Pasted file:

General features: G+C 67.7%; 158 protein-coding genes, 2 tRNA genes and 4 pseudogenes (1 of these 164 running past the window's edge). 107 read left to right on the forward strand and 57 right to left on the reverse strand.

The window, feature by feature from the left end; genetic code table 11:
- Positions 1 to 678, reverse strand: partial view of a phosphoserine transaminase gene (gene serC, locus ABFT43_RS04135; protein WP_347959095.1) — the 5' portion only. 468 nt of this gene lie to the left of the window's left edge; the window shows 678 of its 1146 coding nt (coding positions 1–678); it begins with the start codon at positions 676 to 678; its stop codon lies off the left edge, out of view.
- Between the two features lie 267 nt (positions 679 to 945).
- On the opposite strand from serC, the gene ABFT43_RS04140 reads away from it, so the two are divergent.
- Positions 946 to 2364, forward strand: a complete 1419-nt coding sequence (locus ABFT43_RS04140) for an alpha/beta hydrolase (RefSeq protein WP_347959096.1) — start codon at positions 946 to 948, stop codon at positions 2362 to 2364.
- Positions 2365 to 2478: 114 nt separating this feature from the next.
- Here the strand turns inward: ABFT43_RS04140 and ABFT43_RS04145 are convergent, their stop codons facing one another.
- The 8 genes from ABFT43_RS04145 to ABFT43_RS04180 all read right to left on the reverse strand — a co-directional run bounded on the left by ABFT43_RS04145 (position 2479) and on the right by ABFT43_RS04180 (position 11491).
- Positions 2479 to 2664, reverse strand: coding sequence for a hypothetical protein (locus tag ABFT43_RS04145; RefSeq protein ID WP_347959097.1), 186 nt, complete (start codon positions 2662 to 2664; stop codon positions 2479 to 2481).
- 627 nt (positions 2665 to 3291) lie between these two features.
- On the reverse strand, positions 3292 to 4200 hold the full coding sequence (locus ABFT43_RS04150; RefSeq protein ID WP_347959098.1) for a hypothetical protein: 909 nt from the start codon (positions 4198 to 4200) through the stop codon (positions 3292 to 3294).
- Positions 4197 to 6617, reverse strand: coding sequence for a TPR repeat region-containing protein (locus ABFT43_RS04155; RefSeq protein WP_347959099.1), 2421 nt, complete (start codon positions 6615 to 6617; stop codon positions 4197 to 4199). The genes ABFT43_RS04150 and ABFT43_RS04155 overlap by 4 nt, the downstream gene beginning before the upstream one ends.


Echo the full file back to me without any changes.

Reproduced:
General features: G+C 67.7%; 158 protein-coding genes, 2 tRNA genes and 4 pseudogenes (1 of these 164 running past the window's edge). 107 read left to right on the forward strand and 57 right to left on the reverse strand.

The window, feature by feature from the left end; genetic code table 11:
- Positions 1 to 678, reverse strand: partial view of a phosphoserine transaminase gene (gene serC, locus ABFT43_RS04135; protein WP_347959095.1) — the 5' portion only. 468 nt of this gene lie to the left of the window's left edge; the window shows 678 of its 1146 coding nt (coding positions 1–678); it begins with the start codon at positions 676 to 678; its stop codon lies off the left edge, out of view.
- Between the two features lie 267 nt (positions 679 to 945).
- On the opposite strand from serC, the gene ABFT43_RS04140 reads away from it, so the two are divergent.
- Positions 946 to 2364, forward strand: a complete 1419-nt coding sequence (locus ABFT43_RS04140) for an alpha/beta hydrolase (RefSeq protein WP_347959096.1) — start codon at positions 946 to 948, stop codon at positions 2362 to 2364.
- Positions 2365 to 2478: 114 nt separating this feature from the next.
- Here the strand turns inward: ABFT43_RS04140 and ABFT43_RS04145 are convergent, their stop codons facing one another.
- The 8 genes from ABFT43_RS04145 to ABFT43_RS04180 all read right to left on the reverse strand — a co-directional run bounded on the left by ABFT43_RS04145 (position 2479) and on the right by ABFT43_RS04180 (position 11491).
- Positions 2479 to 2664, reverse strand: coding sequence for a hypothetical protein (locus tag ABFT43_RS04145; RefSeq protein ID WP_347959097.1), 186 nt, complete (start codon positions 2662 to 2664; stop codon positions 2479 to 2481).
- 627 nt (positions 2665 to 3291) lie between these two features.
- On the reverse strand, positions 3292 to 4200 hold the full coding sequence (locus ABFT43_RS04150; RefSeq protein ID WP_347959098.1) for a hypothetical protein: 909 nt from the start codon (positions 4198 to 4200) through the stop codon (positions 3292 to 3294).
- Positions 4197 to 6617, reverse strand: coding sequence for a TPR repeat region-containing protein (locus ABFT43_RS04155; RefSeq protein WP_347959099.1), 2421 nt, complete (start codon positions 6615 to 6617; stop codon positions 4197 to 4199). The genes ABFT43_RS04150 and ABFT43_RS04155 overlap by 4 nt, the downstream gene beginning before the upstream one ends.